Balisage 2010 The Markup Conference was
preceded by the International Symposium on XML for the Long Haul Issues in the Long-term Preservation of XML which opened with:
A brief history of markup of social science data: from punched cards to “the life cycle” approach covering the “25-year process of historical evolution leading to DDI, the Data Documentation Initiative, which unites several levels of metadata in one emerging standard.”
Sustainability of linguistic resources revisited looked at some of the difficulties facing language resources over the long-term.
Report from the field: PubMed Central, an XML-based archive of life science journal articles provided insight into the processes deployed to give public access to the full text of more than two million articles.
Portico: A case study in the use of XML for the long-term preservation of digital artifacts discussed some practices that can help assure the semantic stability of digital assets.
The Sustainability of the Scholarly Edition in a Digital World explored the need for “ tools to make XML encoding easier, to encourage collaboration, to exploit social media, and to separate transcriptions of texts from the editorial scholarship applied to
A formal approach to XML semantics: implications for archive standards examined whether “The application of Montague semantics to markup languages may make it possible to distinguish vocabularies that can last from those which will not last”.
Metadata for long term preservation of product data discussed the “valuable lessons to be learned from the library metadata and packaging standards and how they relate to product metadata”.
The day concluded with Beyond eighteen wheels: Considerations in archiving documents represented using the Extensible Markup Language (XML) which contemplated “strategies for extending the useful life of archived documents”.
Sessions in the main conference 2010 – covered topics such as :
gXML, a new approach to cultivating XML trees in Java which proposed “A single unified Java-based API, gXML, can provide a programming platform for all tree models for which a “bridge” has been developed. gXML exploits the Handle/Body design pattern and supports the XQuery Data Model (XDM)”.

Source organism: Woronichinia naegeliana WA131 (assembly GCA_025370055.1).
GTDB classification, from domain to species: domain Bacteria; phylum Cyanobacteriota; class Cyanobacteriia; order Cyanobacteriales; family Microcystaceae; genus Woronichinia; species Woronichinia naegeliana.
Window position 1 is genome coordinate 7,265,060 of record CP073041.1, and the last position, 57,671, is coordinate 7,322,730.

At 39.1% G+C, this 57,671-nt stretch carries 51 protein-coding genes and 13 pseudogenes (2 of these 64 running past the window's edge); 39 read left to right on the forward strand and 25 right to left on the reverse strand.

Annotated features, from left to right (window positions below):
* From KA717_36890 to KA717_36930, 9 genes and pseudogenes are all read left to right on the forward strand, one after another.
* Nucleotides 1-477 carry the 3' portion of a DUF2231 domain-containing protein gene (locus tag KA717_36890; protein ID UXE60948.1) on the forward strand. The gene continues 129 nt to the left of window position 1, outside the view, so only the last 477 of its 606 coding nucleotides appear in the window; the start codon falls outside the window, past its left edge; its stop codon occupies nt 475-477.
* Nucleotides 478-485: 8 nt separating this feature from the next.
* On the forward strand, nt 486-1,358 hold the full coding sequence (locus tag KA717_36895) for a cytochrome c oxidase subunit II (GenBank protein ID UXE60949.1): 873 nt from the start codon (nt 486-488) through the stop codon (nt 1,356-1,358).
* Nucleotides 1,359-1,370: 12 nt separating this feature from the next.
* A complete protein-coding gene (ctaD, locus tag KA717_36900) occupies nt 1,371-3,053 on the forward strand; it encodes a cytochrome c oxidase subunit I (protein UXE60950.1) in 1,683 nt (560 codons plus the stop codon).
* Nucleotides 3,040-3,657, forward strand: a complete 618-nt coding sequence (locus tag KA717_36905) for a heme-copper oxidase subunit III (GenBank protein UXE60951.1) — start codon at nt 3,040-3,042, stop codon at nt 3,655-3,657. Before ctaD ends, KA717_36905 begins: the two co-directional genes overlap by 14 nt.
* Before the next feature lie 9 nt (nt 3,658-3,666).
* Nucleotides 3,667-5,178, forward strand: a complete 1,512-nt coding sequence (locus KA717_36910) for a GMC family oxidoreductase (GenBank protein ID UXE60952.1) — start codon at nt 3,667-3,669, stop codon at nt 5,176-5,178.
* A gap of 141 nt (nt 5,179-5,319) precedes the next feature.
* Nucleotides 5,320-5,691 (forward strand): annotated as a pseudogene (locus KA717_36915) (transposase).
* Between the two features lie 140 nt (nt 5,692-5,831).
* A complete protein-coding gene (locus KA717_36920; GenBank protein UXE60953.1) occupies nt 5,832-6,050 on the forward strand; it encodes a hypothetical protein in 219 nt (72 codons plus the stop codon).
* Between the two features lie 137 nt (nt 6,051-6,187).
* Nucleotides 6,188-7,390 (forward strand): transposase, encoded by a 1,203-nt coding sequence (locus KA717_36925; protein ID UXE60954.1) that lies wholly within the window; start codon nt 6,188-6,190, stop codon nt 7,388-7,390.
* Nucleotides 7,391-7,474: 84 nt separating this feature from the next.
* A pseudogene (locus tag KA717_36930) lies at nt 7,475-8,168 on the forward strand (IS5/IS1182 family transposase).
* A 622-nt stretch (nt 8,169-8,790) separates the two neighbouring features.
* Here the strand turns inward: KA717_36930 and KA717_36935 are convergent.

Java integration of XQuery — an information unit oriented approach explored “a novel pattern of cooperation between XQuery and Java developer? A new API, XQJPLUS, makes it possible to let XQuery build “information units” collected into “information trays”.
Where XForms meets the glass: Bridging between data and interaction design explored using XForms which offers a model-view framework for XML whilst working within the conventions of existing Ajax frameworks such as Dojo as a way to bridge differing development approaches,data-centric versus starting from the user interface .
A packaging system for EXPath demonstrated how to adapt conventional ideas of packaging to work well in the EXPath environment. “EXPath provides a framework for collaborative community-based development of extensions to XPath and XPath-based technologies (including XSLT and Xquery)”.
A streaming XSLT processor Michael Kay (editor of the XSLT 2.1 specification) showed how he has been implementing streaming features in his Saxon XSLT processor;
Processing arbitrarily large XML using a persistent DOM covered moving the DOM out of memory and into persistent storage offering another processing option for large documents, by utilising, an efficient binary representation of the XML document that has been developed, with a supporting Java API.
Scripting documents with XQuery: virtual documents in TNTBase presented a virtual-document facility integrated into TNTBase, an XML database with support for versioning. The virtual documents can be edited, and changes to elements in the underlying XML repository are propagated automatically back to the database.
XQuery design patterns illustrated the benefits that might extend from the application of meta design patterns to Xquery.